Public Relations History: From the 17th to the 20th Century: The Antecedents

Public Relations History: From the 17th to the 20th Century: The Antecedents

Public Relations History: From the 17th to the 20th Century: The Antecedents

Public Relations History: From the 17th to the 20th Century: The Antecedents

Synopsis

This important volume documents events and routines defined as public relations practice, and serves as a companion work to the author's The Unseen Power: Public Relations which tells the history of public relations as revealed in the work and personalities of the pioneer agencies.

This history opens with the 17th Century efforts of land promoters and colonists to lure settlers from Europe -- mainly England -- to this primitive land along the Atlantic Coast. They used publicity, tracts, sermons, and letters to disseminate rosy, glowing accounts of life and opportunity in the new land. The volume closes with a description of the public relations efforts of colleges and other non-profit agencies in the late 19th and early 20th centuries, thus providing a bridge across the century line.

This study of the origins of public relations provides helpful insight into its functions, its strengths and weaknesses, and its profound though often unseen impact on our society. Public relations or its equivalents -- propaganda, publicity, public information -- began when mankind started to live together in tribal camps where one's survival depended upon others of the tribe. To function, civilization requires communication, conciliation, consensus, and cooperation -- the bedrock fundamentals of the public relations function.

This volume is filled with robust public struggles -- the struggles of which history is made and a nation built:

• the work of the Revolutionaries, led by the indomitable Sam Adams, to bring on the War of Independence that gave birth to a New Nation;

• the propaganda of Alexander Hamilton, James Madison, and John Jay in the Federalist papers to win ratification of the U. S. Constitution -- prevailing against the propaganda of the AntiFederalists led by Richard Henry Lee;

• the battle between the forces of President Andrew Jackson, led by Amos Kendall, and those of Nicholas Biddle and his Bank of the United States which presaged corporate versus government campaigns common today:

• the classic presidential campaign of 1896 which pitted pro-Big Business candidate William McKinley against the Populist orator of the Platte, William Jennings Bryan.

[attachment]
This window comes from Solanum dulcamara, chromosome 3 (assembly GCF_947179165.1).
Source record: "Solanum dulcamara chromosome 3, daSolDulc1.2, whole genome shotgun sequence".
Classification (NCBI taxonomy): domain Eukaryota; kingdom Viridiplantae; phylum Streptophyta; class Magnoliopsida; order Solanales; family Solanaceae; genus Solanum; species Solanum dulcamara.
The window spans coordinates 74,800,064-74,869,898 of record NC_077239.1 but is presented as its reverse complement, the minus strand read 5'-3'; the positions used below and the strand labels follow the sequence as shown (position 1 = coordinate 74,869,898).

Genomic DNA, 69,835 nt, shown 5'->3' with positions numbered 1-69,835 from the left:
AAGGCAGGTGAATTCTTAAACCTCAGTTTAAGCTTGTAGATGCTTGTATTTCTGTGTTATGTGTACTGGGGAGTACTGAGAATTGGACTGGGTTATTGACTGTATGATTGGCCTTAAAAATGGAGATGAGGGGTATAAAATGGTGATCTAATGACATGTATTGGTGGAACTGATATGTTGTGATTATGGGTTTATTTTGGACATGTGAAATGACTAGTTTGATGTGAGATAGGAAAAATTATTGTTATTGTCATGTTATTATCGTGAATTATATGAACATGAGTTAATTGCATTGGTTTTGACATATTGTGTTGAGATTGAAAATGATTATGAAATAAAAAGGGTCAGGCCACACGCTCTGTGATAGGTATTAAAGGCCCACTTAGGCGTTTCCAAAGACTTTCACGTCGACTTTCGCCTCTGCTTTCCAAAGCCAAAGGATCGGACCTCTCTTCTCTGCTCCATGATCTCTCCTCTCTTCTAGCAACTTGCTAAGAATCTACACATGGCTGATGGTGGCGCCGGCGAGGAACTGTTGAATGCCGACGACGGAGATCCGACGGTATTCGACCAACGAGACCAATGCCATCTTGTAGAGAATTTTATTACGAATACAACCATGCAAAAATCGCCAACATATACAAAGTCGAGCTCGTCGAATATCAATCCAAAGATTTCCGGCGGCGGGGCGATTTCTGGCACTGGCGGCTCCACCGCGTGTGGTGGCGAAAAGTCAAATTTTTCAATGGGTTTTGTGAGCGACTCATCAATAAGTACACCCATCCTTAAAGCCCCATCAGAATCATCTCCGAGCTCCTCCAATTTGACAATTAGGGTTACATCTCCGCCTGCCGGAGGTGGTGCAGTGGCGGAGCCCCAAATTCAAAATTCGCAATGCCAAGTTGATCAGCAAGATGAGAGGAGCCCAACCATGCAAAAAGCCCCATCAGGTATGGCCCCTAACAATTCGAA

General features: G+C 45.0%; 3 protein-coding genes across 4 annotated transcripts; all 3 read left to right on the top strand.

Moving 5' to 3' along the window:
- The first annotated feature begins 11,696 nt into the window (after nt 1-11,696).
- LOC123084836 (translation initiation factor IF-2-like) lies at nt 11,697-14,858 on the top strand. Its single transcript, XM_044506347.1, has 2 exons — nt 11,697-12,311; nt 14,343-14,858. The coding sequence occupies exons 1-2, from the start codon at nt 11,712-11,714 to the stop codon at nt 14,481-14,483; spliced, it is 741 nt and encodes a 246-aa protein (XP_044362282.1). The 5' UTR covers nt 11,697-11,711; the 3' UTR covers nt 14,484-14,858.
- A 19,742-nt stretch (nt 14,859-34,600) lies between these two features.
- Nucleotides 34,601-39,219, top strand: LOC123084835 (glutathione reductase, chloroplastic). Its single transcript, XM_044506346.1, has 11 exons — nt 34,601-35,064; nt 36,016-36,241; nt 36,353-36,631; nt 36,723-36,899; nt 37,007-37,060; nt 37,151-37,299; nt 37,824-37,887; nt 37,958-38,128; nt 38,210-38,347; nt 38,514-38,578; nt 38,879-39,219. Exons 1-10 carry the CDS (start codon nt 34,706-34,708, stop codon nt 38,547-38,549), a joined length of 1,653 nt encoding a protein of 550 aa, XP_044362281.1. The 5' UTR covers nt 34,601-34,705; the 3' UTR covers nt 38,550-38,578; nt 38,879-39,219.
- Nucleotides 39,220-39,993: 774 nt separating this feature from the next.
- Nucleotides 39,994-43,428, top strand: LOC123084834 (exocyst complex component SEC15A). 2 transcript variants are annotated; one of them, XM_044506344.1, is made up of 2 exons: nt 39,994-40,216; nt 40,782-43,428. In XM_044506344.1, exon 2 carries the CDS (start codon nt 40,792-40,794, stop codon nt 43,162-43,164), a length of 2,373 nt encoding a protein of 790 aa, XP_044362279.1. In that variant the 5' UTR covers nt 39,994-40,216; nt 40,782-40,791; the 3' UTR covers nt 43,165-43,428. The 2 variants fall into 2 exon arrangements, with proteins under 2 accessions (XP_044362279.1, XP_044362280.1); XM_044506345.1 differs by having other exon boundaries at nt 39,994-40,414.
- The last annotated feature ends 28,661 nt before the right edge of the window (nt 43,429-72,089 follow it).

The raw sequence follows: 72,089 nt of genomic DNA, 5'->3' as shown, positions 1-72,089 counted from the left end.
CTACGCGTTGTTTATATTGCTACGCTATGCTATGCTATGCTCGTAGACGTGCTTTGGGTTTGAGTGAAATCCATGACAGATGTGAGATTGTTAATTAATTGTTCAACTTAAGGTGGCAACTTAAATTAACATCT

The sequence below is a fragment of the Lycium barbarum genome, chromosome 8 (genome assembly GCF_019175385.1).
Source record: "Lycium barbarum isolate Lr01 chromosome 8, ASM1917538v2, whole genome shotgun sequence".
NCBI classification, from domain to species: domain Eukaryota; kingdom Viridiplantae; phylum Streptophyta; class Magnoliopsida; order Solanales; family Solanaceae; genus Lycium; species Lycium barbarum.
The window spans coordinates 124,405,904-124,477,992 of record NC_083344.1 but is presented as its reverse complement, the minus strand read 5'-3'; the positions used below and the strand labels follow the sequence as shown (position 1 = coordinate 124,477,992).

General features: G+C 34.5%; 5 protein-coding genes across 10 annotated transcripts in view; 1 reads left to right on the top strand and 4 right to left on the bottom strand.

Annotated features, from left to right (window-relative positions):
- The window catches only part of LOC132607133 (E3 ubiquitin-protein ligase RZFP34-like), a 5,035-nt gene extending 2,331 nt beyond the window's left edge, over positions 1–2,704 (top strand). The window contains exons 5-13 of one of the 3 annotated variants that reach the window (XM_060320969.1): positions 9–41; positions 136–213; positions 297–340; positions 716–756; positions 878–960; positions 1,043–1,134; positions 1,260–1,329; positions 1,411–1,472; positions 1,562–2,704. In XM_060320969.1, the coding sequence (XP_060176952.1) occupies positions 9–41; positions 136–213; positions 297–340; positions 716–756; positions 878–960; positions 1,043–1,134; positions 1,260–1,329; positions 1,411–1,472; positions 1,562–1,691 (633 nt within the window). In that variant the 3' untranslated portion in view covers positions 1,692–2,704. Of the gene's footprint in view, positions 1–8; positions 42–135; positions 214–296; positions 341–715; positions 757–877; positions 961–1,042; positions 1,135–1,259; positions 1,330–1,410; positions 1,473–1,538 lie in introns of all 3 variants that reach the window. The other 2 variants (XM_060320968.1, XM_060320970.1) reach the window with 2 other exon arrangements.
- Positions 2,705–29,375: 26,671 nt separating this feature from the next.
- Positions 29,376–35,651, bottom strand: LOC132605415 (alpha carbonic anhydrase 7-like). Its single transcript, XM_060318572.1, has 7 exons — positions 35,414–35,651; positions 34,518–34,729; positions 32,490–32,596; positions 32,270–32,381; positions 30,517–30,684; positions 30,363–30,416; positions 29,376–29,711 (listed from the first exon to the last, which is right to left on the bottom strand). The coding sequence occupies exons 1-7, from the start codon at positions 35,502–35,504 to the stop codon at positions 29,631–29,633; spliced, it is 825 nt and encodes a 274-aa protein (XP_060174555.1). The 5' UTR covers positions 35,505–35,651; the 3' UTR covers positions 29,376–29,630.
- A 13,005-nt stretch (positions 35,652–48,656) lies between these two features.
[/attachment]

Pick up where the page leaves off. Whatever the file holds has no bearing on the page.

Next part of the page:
This book details the antecedents of today's flourishing, influential vocation of public relations whose practitioners -- some 150,000 professionals -- make their case for their clients or their employers in the highly competitive public opinion marketplace.

Excerpt

This volume brings to print a research effort I began some 35 years ago. Fortunately, good history, like good wine, profits from time. I returned to this early research with a better perspective and increased knowledge gained through the intervening years. I had completed 10 of these chapters in rough draft when I accepted President Fred Davison's invitation -- summons would be more accurate -- to accept the deanship of the Henry W. Grady School of Journalism at the University of Georgia. This work was put aside as I tackled my administrative tasks. With the encouragement of friends, I returned to this original project in 1993 after completing The Unseen Power. Public Relations. That book, published by Lawrence Erlbaum Associates in 1994, tells the early 20th-century history of public relations as revealed in the work and personalities of the pioneer agencies.

This volume, in a real sense, is a companion volume that documents events and practices that we in retrospect define as public relations practice -- a decision with which many may quarrel. The term public relations did not generally come into our language until the late 19th century. A famous Yale University history professor once observed, "The way to get at the nature of any institution is to see how it has grown." This has been our goal in the study of the origins of public relations practice that today plays such a powerful, if often unseen and unscrutinized, role in our democratic society. This history opens in the 17th century with the efforts of land promoters and colonists to lure settlers from Europe -- mainly England -- to this primitive land along the Atlantic Coast. They used publicity, tracts, sermons, and letters to disseminate rosy, glowing accounts of life and opportunity in the new land. We close by describing the public relations efforts . . .

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